Model of an Altar with the Assumption of the Virgin
Franz Stadler

Pfarrkirchen in the Mühl District
ca. 1735

Hardwood, softwood, original gilding, painted decoration and marbling
Height 130 cm



The model in the Liebieghaus gives an impression of the type of altarpiece that was most common in the eighteenth century. Above a curved groundplan, the arched picture surround of the main section is flanked by columns. The lower storey with the altar represents the earthly domain, in which the Mass is celebrated. The central pictorial space was reserved for a demonstration of the faith, often by means of a Mariological subject. In the Liebieghaus model it is the Assumption of the Virgin that is shown.

The high altar for which this was a preparatory model now stands in the Church of the Assumption in Pfarrkirchen, a village in the Upper Austrian Mühl District. The architectural structure, the ornaments, the choice of saints, their postures and their garments correspond in all essentials to the Frankfurt design. Documents in the parish archive leave no doubt as to the attribution of both the high altar and the model to the sculptor Franz Stadler. However, the model not only served as a preparatory study but went on to be used as an altar for private worship, as is shown by traces of wax in the candle holders. It is not known in what church or chapel it was used.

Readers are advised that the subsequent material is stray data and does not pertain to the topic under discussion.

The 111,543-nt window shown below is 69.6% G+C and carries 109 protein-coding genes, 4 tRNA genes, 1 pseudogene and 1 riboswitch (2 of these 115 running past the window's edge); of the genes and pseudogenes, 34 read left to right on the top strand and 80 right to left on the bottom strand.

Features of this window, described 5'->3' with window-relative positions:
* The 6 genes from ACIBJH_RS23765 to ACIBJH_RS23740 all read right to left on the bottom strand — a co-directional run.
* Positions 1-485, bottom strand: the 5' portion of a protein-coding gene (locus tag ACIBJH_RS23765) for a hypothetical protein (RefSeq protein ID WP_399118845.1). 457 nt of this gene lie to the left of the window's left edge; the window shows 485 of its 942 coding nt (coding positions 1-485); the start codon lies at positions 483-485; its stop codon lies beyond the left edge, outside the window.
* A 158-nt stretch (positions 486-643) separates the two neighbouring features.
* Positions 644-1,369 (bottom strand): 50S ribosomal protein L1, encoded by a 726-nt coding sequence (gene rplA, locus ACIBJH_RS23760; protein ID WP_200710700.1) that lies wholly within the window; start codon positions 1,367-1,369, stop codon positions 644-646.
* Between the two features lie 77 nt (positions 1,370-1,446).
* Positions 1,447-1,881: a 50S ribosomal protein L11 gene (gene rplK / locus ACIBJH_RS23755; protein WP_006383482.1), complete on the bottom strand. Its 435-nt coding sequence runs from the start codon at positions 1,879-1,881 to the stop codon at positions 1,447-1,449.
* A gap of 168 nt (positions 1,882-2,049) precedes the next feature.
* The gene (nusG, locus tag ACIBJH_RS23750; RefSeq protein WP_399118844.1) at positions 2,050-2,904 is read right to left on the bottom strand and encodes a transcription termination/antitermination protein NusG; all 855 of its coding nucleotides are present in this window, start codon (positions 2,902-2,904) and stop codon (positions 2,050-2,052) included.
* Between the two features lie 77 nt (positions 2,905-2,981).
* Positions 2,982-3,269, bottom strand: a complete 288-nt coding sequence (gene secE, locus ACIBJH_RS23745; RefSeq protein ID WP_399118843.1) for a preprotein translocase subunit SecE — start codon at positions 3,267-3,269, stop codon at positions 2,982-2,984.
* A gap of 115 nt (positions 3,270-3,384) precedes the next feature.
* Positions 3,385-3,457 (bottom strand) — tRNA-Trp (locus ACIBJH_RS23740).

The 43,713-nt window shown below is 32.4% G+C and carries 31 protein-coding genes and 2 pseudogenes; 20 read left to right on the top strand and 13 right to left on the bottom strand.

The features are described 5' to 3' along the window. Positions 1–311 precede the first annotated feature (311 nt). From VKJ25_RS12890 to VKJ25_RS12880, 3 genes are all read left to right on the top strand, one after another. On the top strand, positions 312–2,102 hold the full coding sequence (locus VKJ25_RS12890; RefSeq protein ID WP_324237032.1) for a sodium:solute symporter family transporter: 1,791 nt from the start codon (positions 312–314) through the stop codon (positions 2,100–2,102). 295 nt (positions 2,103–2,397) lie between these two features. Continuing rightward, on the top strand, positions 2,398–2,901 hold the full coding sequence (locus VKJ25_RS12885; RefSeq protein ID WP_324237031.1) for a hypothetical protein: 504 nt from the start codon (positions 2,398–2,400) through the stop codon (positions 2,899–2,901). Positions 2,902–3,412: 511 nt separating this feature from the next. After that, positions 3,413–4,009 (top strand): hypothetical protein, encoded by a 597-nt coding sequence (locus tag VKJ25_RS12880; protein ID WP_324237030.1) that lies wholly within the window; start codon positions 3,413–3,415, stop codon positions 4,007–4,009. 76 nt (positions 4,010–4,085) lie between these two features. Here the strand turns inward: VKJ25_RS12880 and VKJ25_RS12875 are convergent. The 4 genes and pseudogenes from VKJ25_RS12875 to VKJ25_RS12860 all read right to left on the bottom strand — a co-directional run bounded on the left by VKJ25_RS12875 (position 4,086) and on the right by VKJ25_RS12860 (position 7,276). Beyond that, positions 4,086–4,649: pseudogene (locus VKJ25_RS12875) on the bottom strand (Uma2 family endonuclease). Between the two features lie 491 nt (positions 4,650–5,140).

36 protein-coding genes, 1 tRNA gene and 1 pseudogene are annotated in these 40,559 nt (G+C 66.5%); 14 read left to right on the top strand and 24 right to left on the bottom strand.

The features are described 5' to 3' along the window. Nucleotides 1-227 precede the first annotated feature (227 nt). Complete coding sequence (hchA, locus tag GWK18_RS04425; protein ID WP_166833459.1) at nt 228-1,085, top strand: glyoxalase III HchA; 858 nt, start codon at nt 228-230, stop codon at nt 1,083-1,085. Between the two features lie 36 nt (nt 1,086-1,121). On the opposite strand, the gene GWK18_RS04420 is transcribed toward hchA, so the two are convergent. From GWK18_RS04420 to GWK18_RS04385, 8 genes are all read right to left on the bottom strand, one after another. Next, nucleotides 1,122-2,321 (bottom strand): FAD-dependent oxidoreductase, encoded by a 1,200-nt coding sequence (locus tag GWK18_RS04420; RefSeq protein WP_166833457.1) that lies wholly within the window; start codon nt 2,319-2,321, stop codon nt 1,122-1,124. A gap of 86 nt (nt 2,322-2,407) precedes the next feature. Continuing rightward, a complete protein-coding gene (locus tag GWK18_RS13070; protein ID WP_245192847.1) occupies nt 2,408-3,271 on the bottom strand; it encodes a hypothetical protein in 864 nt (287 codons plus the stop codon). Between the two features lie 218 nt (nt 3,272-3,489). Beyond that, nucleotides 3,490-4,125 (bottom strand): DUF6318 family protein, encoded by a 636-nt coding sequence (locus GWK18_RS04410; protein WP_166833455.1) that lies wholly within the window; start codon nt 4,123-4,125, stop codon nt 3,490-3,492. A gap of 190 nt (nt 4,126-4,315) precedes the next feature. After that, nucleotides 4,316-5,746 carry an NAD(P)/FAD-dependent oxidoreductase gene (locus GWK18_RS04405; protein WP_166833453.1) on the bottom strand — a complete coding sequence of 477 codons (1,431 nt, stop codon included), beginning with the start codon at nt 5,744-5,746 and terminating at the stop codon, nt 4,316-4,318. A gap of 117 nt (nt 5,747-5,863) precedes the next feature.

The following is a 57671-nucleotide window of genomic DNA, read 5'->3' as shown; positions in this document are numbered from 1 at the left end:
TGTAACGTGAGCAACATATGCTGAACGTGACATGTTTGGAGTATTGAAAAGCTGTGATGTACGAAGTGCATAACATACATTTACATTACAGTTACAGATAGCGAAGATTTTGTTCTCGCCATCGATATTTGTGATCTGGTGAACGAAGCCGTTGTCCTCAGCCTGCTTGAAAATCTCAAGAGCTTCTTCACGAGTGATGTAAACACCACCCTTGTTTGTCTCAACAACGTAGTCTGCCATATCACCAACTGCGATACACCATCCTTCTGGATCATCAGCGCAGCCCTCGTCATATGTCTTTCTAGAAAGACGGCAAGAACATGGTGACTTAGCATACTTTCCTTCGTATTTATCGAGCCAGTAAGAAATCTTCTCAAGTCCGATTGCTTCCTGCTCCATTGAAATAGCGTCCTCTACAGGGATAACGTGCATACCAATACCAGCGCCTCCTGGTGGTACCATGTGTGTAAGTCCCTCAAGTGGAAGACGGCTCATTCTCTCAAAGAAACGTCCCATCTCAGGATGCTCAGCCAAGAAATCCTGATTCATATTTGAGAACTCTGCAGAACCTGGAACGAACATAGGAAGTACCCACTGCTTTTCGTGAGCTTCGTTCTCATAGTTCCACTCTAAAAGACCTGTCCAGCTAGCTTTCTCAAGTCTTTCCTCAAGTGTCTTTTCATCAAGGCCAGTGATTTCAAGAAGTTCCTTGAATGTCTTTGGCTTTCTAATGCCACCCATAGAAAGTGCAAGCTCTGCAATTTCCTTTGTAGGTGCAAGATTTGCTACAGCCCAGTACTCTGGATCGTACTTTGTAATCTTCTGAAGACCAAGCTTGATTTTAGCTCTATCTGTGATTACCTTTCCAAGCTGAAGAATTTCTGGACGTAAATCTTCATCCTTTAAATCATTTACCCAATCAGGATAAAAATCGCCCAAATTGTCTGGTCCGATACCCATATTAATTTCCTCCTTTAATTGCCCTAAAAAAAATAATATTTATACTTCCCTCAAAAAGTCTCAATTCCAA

In the period between 1731 and 1766, Stadler executed many altars for churches in the Austrian Mühl and Inn regions as well as in Lower Bavaria. Thus an oeuvre spanning more than thirty years has come down to us, and yet almost nothing is known about the artist. In a letter of 1735 on the subject of the payment due to him for the Pfarrkirchen altar, he referred to himself as a “sculptor belonging to the burgher class in Neufelden” (a town near Pfarrkirchen).